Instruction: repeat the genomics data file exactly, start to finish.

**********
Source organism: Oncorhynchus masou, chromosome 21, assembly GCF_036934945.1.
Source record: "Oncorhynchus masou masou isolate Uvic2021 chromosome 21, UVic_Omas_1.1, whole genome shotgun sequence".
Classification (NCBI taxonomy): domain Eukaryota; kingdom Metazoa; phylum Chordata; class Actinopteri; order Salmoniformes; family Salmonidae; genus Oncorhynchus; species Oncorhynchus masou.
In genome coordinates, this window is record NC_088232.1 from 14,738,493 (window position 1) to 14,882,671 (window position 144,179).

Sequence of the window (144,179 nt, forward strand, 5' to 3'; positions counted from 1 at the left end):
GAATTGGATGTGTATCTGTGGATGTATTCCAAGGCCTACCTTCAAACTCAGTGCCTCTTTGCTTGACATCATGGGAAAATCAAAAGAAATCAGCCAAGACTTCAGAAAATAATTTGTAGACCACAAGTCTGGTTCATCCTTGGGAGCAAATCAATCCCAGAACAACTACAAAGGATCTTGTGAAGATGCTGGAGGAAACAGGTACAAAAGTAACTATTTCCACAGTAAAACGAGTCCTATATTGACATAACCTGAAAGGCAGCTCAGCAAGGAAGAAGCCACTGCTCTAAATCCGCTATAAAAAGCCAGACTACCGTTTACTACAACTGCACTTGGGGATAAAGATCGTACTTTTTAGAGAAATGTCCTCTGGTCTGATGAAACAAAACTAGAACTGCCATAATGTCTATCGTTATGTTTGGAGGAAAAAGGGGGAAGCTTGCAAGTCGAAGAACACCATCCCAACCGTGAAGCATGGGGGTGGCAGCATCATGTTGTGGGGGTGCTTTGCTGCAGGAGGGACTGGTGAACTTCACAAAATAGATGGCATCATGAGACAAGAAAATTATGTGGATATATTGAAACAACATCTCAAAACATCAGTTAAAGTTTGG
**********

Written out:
Source organism: Oncorhynchus masou, chromosome 21, assembly GCF_036934945.1.
Source record: "Oncorhynchus masou masou isolate Uvic2021 chromosome 21, UVic_Omas_1.1, whole genome shotgun sequence".
Classification (NCBI taxonomy): domain Eukaryota; kingdom Metazoa; phylum Chordata; class Actinopteri; order Salmoniformes; family Salmonidae; genus Oncorhynchus; species Oncorhynchus masou.
In genome coordinates, this window is record NC_088232.1 from 14,738,493 (window position 1) to 14,882,671 (window position 144,179).

Sequence of the window (144,179 nt, forward strand, 5' to 3'; positions counted from 1 at the left end):
GAATTGGATGTGTATCTGTGGATGTATTCCAAGGCCTACCTTCAAACTCAGTGCCTCTTTGCTTGACATCATGGGAAAATCAAAAGAAATCAGCCAAGACTTCAGAAAATAATTTGTAGACCACAAGTCTGGTTCATCCTTGGGAGCAAATCAATCCCAGAACAACTACAAAGGATCTTGTGAAGATGCTGGAGGAAACAGGTACAAAAGTAACTATTTCCACAGTAAAACGAGTCCTATATTGACATAACCTGAAAGGCAGCTCAGCAAGGAAGAAGCCACTGCTCTAAATCCGCTATAAAAAGCCAGACTACCGTTTACTACAACTGCACTTGGGGATAAAGATCGTACTTTTTAGAGAAATGTCCTCTGGTCTGATGAAACAAAACTAGAACTGCCATAATGTCTATCGTTATGTTTGGAGGAAAAAGGGGGAAGCTTGCAAGTCGAAGAACACCATCCCAACCGTGAAGCATGGGGGTGGCAGCATCATGTTGTGGGGGTGCTTTGCTGCAGGAGGGACTGGTGAACTTCACAAAATAGATGGCATCATGAGACAAGAAAATTATGTGGATATATTGAAACAACATCTCAAAACATCAGTTAAAGTTTGG